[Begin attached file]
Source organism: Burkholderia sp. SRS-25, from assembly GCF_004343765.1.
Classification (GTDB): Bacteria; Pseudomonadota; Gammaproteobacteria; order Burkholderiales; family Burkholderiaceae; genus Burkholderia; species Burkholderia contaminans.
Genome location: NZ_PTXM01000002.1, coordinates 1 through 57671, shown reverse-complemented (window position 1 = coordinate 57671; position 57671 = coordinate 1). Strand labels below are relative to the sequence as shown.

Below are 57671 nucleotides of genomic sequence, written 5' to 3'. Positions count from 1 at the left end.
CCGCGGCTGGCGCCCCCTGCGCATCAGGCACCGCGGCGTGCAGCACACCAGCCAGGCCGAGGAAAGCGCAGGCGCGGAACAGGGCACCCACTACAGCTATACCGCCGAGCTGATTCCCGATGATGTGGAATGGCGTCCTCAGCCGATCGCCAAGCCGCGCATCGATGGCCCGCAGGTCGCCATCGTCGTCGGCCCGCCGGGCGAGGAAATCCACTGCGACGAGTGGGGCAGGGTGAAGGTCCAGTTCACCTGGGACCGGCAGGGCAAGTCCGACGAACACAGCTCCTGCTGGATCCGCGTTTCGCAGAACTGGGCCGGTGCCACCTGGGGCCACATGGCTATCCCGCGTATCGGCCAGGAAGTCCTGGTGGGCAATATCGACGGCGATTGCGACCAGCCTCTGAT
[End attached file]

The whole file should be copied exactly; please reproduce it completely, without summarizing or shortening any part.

Source organism: Burkholderia sp. SRS-25, from assembly GCF_004343765.1.
Classification (GTDB): Bacteria; Pseudomonadota; Gammaproteobacteria; order Burkholderiales; family Burkholderiaceae; genus Burkholderia; species Burkholderia contaminans.
Genome location: NZ_PTXM01000002.1, coordinates 1 through 57671, shown reverse-complemented (window position 1 = coordinate 57671; position 57671 = coordinate 1). Strand labels below are relative to the sequence as shown.

Below are 57671 nucleotides of genomic sequence, written 5' to 3'. Positions count from 1 at the left end.
CCGCGGCTGGCGCCCCCTGCGCATCAGGCACCGCGGCGTGCAGCACACCAGCCAGGCCGAGGAAAGCGCAGGCGCGGAACAGGGCACCCACTACAGCTATACCGCCGAGCTGATTCCCGATGATGTGGAATGGCGTCCTCAGCCGATCGCCAAGCCGCGCATCGATGGCCCGCAGGTCGCCATCGTCGTCGGCCCGCCGGGCGAGGAAATCCACTGCGACGAGTGGGGCAGGGTGAAGGTCCAGTTCACCTGGGACCGGCAGGGCAAGTCCGACGAACACAGCTCCTGCTGGATCCGCGTTTCGCAGAACTGGGCCGGTGCCACCTGGGGCCACATGGCTATCCCGCGTATCGGCCAGGAAGTCCTGGTGGGCAATATCGACGGCGATTGCGACCAGCCTCTGAT